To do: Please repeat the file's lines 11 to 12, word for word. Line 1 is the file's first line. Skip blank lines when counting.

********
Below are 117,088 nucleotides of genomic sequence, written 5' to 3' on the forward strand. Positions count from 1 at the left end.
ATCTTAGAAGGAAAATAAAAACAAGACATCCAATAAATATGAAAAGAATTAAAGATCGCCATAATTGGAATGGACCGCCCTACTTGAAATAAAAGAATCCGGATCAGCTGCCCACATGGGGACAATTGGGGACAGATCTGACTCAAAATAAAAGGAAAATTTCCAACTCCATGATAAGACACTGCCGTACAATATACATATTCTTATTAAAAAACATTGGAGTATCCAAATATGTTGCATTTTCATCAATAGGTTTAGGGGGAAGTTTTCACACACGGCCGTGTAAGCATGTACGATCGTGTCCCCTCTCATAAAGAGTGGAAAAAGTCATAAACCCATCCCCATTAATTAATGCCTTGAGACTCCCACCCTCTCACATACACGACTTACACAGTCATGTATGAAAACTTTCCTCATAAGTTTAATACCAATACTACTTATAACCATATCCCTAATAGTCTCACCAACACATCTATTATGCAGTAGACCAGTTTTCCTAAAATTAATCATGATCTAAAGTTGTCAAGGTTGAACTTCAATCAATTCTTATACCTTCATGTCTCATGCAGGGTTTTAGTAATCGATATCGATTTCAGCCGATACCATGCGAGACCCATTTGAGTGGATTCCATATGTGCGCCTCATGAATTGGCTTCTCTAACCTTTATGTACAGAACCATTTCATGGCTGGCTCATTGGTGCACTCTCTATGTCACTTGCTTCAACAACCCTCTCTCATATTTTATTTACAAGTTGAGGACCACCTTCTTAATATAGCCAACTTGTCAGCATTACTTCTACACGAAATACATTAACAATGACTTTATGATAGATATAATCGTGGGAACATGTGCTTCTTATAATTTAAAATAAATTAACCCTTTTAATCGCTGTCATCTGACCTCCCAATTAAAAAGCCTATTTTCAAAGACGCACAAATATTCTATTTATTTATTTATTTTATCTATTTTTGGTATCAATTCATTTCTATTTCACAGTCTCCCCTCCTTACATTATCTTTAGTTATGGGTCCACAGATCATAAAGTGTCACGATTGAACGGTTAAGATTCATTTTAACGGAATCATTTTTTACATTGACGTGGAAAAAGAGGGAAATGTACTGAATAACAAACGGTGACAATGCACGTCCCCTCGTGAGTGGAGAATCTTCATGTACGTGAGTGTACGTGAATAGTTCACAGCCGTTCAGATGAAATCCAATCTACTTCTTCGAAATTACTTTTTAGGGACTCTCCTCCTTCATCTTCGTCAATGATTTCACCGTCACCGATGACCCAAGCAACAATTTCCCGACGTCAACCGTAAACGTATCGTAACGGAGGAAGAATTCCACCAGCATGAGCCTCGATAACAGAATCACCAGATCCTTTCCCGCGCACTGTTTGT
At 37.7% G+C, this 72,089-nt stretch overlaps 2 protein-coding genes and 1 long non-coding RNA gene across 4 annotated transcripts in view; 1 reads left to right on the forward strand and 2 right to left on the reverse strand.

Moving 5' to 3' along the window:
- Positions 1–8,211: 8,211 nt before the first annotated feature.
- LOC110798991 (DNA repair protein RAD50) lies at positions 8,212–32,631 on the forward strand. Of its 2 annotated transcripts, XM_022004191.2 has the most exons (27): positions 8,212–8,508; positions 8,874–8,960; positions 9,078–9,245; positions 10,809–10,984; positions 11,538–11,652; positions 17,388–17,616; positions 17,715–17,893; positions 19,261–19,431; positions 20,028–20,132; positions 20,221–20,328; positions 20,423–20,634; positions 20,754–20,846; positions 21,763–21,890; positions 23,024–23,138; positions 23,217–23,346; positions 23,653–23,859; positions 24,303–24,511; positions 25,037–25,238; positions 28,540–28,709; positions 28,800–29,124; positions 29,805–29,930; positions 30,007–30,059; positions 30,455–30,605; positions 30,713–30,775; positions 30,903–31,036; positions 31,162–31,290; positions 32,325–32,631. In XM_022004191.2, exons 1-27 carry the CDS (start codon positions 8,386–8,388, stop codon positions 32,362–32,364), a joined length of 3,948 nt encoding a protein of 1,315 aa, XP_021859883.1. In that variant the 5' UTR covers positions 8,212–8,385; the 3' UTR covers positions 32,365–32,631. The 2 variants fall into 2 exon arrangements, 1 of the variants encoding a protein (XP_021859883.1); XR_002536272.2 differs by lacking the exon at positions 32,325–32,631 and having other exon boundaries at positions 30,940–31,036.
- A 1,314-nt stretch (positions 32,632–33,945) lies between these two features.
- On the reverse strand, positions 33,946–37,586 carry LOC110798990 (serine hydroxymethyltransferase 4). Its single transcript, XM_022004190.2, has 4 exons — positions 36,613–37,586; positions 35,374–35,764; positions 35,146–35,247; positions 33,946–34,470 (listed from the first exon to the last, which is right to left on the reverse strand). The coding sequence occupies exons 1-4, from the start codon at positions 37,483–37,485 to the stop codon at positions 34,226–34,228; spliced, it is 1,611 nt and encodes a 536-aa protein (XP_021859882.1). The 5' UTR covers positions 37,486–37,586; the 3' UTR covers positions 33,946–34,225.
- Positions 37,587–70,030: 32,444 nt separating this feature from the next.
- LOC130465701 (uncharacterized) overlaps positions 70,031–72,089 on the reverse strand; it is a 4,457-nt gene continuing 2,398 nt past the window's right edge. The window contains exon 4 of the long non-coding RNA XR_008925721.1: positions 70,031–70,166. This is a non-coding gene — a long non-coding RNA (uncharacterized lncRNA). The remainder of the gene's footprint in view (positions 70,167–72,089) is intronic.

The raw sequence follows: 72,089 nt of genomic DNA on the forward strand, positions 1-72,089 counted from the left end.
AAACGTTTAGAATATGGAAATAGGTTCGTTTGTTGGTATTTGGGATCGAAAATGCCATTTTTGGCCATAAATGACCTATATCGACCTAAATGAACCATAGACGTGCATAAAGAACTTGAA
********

The raw sequence follows: 72,089 nt of genomic DNA on the forward strand, positions 1-72,089 counted from the left end.
AAACGTTTAGAATATGGAAATAGGTTCGTTTGTTGGTATTTGGGATCGAAAATGCCATTTTTGGCCATAAATGACCTATATCGACCTAAATGAACCATAGACGTGCATAAAGAACTTGAA